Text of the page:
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Ian: I’d say the general lack of understanding, both from the public, from family, to a lesser extent, and Professionals! A good example is, Zack was playing in the park with a young girl he met, and I was talking to the Mum. The kids came up to us and Zack started one of his stims. The mother looked puzzled, when I explained, she grabbed her kid in her arms, sprang up and ran off, shouting over her shoulder “You fu**ing idiot! Don’t you know how catching Autism is?”! (This was one of the few times I was truly speechless!)

Brooke: That sort of ignorance drives me mad! Few people really get our life. It’s sad. Let’s try to shift gears. Umm, let’s see, why don’t you tell me what’s been the funniest thing about raising Zack? If possible tell me about it, a short story of how a family member reacted, anything.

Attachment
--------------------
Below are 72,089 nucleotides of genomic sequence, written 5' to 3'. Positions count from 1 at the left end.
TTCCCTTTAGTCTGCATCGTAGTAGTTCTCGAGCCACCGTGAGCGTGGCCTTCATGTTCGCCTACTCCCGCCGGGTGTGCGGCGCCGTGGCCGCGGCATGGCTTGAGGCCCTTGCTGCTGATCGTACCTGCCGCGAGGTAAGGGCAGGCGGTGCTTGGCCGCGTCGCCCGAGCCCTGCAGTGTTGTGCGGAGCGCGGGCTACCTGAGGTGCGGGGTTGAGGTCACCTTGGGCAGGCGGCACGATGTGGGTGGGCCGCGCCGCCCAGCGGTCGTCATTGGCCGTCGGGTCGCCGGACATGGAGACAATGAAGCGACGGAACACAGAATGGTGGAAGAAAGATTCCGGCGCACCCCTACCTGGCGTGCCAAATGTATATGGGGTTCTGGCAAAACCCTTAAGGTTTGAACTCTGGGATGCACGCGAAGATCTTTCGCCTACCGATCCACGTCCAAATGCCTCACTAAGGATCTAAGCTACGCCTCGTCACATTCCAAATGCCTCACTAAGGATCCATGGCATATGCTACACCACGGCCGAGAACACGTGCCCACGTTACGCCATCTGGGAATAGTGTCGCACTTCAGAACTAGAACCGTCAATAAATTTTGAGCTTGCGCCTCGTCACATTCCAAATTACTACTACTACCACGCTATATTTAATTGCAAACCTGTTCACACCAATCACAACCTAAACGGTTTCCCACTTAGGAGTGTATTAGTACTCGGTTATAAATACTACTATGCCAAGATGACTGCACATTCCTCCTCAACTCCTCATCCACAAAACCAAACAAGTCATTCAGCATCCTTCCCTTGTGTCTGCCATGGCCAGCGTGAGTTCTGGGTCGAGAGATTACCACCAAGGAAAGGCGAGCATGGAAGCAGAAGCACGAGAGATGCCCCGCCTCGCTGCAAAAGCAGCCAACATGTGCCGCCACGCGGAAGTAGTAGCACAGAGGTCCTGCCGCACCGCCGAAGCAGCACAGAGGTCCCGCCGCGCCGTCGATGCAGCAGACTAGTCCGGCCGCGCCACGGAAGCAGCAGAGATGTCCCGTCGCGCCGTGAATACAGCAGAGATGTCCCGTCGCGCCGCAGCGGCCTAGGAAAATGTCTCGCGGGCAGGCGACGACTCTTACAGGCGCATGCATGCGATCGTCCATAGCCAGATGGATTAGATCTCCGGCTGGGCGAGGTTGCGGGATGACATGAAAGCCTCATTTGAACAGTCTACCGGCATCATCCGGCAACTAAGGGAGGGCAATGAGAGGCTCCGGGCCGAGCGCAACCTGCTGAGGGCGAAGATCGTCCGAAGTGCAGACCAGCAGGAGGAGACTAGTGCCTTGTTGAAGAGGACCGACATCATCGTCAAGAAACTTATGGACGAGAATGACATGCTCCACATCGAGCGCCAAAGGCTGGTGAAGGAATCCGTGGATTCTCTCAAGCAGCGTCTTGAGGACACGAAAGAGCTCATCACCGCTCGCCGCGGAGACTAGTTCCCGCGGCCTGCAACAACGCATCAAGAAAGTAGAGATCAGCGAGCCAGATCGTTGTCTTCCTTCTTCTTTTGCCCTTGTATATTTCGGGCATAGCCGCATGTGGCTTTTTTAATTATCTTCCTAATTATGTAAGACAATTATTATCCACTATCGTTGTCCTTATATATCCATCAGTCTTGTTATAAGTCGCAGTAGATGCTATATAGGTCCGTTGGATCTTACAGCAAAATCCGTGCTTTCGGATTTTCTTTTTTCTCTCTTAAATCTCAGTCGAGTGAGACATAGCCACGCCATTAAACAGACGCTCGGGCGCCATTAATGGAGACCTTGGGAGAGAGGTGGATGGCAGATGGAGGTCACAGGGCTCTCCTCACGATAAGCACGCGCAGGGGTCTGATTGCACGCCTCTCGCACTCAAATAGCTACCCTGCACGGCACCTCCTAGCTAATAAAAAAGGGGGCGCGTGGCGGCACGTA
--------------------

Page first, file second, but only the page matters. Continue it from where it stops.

Ian: This is funny but also sad. My Mum ‘fought’ the diagnosis for the longest time. One day she was out with him one day on a bus, when it came time he didn’t want to get off at their stop! It took 10 minutes and 3 adults! Upsetting, yes. At least my Mum ‘gets’ it now!

Brooke: Isn’t it funny how it takes actually seeing our children behave a certain way in front of them for our family members to get it, we aren’t making this stuff up! Despite a set back every now and then Zack has made a lot of progress. A lot of us parents have one thing that we accredit a large amount of our child’s success too. What would you say your one thing is? Therapy? A certain teacher?

Ian: Oh, no doubt on that one! The school Zack has attended since last September [2013]. Absolutely amazing! He has come so far in such a short space of time! It’s a private, specialist ASD boy’s school. Residential, although Zack attends as a day pupil